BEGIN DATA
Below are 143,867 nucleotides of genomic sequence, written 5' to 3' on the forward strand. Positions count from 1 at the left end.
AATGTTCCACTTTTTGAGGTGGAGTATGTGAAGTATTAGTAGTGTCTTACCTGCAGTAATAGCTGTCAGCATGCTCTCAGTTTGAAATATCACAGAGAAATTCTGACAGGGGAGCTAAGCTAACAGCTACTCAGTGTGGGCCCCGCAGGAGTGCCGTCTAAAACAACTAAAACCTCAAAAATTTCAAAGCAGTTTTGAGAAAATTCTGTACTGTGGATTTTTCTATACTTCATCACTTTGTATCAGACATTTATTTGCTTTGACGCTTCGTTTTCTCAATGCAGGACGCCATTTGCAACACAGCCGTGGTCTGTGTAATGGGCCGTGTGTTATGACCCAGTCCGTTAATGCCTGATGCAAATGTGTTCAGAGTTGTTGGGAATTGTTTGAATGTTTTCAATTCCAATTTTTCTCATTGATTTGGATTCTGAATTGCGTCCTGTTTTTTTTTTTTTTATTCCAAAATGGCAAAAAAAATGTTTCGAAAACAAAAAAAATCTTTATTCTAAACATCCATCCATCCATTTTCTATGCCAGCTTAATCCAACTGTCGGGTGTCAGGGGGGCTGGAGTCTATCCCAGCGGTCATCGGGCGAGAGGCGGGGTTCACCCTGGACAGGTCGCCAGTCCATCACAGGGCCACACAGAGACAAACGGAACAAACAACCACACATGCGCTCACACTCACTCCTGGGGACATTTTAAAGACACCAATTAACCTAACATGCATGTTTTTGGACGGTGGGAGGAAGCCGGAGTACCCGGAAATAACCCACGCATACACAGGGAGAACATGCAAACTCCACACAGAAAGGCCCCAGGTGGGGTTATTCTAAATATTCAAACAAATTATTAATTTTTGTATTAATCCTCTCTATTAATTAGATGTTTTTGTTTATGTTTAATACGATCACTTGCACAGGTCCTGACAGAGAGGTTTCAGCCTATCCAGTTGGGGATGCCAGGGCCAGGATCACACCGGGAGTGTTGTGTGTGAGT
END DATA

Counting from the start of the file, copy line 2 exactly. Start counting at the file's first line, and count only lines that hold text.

AATGTTCCACTTTTTGAGGTGGAGTATGTGAAGTATTAGTAGTGTCTTACCTGCAGTAATAGCTGTCAGCATGCTCTCAGTTTGAAATATCACAGAGAAATTCTGACAGGGGAGCTAAGCTAACAGCTACTCAGTGTGGGCCCCGCAGGAGTGCCGTCTAAAACAACTAAAACCTCAAAAATTTCAAAGCAGTTTTGAGAAAATTCTGTACTGTGGATTTTTCTATACTTCATCACTTTGTATCAGACATTTATTTGCTTTGACGCTTCGTTTTCTCAATGCAGGACGCCATTTGCAACACAGCCGTGGTCTGTGTAATGGGCCGTGTGTTATGACCCAGTCCGTTAATGCCTGATGCAAATGTGTTCAGAGTTGTTGGGAATTGTTTGAATGTTTTCAATTCCAATTTTTCTCATTGATTTGGATTCTGAATTGCGTCCTGTTTTTTTTTTTTTTATTCCAAAATGGCAAAAAAAATGTTTCGAAAACAAAAAAAATCTTTATTCTAAACATCCATCCATCCATTTTCTATGCCAGCTTAATCCAACTGTCGGGTGTCAGGGGGGCTGGAGTCTATCCCAGCGGTCATCGGGCGAGAGGCGGGGTTCACCCTGGACAGGTCGCCAGTCCATCACAGGGCCACACAGAGACAAACGGAACAAACAACCACACATGCGCTCACACTCACTCCTGGGGACATTTTAAAGACACCAATTAACCTAACATGCATGTTTTTGGACGGTGGGAGGAAGCCGGAGTACCCGGAAATAACCCACGCATACACAGGGAGAACATGCAAACTCCACACAGAAAGGCCCCAGGTGGGGTTATTCTAAATATTCAAACAAATTATTAATTTTTGTATTAATCCTCTCTATTAATTAGATGTTTTTGTTTATGTTTAATACGATCACTTGCACAGGTCCTGACAGAGAGGTTTCAGCCTATCCAGTTGGGGATGCCAGGGCCAGGATCACACCGGGAGTGTTGTGTGTGAGT